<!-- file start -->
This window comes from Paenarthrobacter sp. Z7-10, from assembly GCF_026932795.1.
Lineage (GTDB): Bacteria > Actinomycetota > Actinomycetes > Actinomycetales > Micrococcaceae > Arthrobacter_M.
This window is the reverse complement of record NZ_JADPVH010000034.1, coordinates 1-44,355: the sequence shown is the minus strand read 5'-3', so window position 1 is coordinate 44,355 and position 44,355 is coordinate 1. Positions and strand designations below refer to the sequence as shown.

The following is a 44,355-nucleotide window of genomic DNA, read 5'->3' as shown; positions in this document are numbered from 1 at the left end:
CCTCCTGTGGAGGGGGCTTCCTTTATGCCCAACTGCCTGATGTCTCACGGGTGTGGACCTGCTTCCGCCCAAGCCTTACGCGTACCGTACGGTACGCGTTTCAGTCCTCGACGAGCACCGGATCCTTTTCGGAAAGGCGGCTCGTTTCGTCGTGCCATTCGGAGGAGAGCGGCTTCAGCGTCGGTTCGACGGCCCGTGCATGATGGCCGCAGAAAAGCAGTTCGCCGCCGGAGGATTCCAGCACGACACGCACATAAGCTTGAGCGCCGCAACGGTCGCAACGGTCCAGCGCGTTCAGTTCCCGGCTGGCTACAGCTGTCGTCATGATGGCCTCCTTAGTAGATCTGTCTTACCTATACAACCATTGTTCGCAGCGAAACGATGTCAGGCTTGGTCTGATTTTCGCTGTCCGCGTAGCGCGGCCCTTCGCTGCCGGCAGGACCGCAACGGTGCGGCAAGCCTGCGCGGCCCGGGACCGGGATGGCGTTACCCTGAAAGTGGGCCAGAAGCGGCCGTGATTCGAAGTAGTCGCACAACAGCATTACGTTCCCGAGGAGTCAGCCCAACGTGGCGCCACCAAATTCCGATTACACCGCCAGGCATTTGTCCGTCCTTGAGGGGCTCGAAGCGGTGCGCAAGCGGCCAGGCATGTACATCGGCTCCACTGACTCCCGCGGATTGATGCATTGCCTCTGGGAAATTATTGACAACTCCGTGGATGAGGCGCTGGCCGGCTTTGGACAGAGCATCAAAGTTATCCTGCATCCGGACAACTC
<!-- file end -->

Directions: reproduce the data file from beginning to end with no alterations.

This window comes from Paenarthrobacter sp. Z7-10, from assembly GCF_026932795.1.
Lineage (GTDB): Bacteria > Actinomycetota > Actinomycetes > Actinomycetales > Micrococcaceae > Arthrobacter_M.
This window is the reverse complement of record NZ_JADPVH010000034.1, coordinates 1-44,355: the sequence shown is the minus strand read 5'-3', so window position 1 is coordinate 44,355 and position 44,355 is coordinate 1. Positions and strand designations below refer to the sequence as shown.

The following is a 44,355-nucleotide window of genomic DNA, read 5'->3' as shown; positions in this document are numbered from 1 at the left end:
CCTCCTGTGGAGGGGGCTTCCTTTATGCCCAACTGCCTGATGTCTCACGGGTGTGGACCTGCTTCCGCCCAAGCCTTACGCGTACCGTACGGTACGCGTTTCAGTCCTCGACGAGCACCGGATCCTTTTCGGAAAGGCGGCTCGTTTCGTCGTGCCATTCGGAGGAGAGCGGCTTCAGCGTCGGTTCGACGGCCCGTGCATGATGGCCGCAGAAAAGCAGTTCGCCGCCGGAGGATTCCAGCACGACACGCACATAAGCTTGAGCGCCGCAACGGTCGCAACGGTCCAGCGCGTTCAGTTCCCGGCTGGCTACAGCTGTCGTCATGATGGCCTCCTTAGTAGATCTGTCTTACCTATACAACCATTGTTCGCAGCGAAACGATGTCAGGCTTGGTCTGATTTTCGCTGTCCGCGTAGCGCGGCCCTTCGCTGCCGGCAGGACCGCAACGGTGCGGCAAGCCTGCGCGGCCCGGGACCGGGATGGCGTTACCCTGAAAGTGGGCCAGAAGCGGCCGTGATTCGAAGTAGTCGCACAACAGCATTACGTTCCCGAGGAGTCAGCCCAACGTGGCGCCACCAAATTCCGATTACACCGCCAGGCATTTGTCCGTCCTTGAGGGGCTCGAAGCGGTGCGCAAGCGGCCAGGCATGTACATCGGCTCCACTGACTCCCGCGGATTGATGCATTGCCTCTGGGAAATTATTGACAACTCCGTGGATGAGGCGCTGGCCGGCTTTGGACAGAGCATCAAAGTTATCCTGCATCCGGACAACTC